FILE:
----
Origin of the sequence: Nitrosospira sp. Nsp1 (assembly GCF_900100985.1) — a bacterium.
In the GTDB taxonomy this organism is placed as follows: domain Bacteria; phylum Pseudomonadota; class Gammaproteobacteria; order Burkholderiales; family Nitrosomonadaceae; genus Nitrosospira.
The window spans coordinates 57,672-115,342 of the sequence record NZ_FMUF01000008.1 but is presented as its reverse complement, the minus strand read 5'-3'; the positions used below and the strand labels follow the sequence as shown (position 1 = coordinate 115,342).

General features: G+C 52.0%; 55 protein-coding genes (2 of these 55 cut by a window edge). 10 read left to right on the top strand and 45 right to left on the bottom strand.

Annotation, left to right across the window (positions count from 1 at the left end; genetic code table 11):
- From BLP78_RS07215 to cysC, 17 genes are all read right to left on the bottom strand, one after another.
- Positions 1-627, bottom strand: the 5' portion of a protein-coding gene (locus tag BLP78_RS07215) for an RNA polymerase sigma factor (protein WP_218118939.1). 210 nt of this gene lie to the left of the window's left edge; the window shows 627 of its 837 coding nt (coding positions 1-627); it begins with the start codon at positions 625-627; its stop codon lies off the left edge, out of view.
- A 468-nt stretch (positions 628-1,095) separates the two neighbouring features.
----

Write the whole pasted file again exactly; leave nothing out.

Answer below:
Origin of the sequence: Nitrosospira sp. Nsp1 (assembly GCF_900100985.1) — a bacterium.
In the GTDB taxonomy this organism is placed as follows: domain Bacteria; phylum Pseudomonadota; class Gammaproteobacteria; order Burkholderiales; family Nitrosomonadaceae; genus Nitrosospira.
The window spans coordinates 57,672-115,342 of the sequence record NZ_FMUF01000008.1 but is presented as its reverse complement, the minus strand read 5'-3'; the positions used below and the strand labels follow the sequence as shown (position 1 = coordinate 115,342).

General features: G+C 52.0%; 55 protein-coding genes (2 of these 55 cut by a window edge). 10 read left to right on the top strand and 45 right to left on the bottom strand.

Annotation, left to right across the window (positions count from 1 at the left end; genetic code table 11):
- From BLP78_RS07215 to cysC, 17 genes are all read right to left on the bottom strand, one after another.
- Positions 1-627, bottom strand: the 5' portion of a protein-coding gene (locus tag BLP78_RS07215) for an RNA polymerase sigma factor (protein WP_218118939.1). 210 nt of this gene lie to the left of the window's left edge; the window shows 627 of its 837 coding nt (coding positions 1-627); it begins with the start codon at positions 625-627; its stop codon lies off the left edge, out of view.
- A 468-nt stretch (positions 628-1,095) separates the two neighbouring features.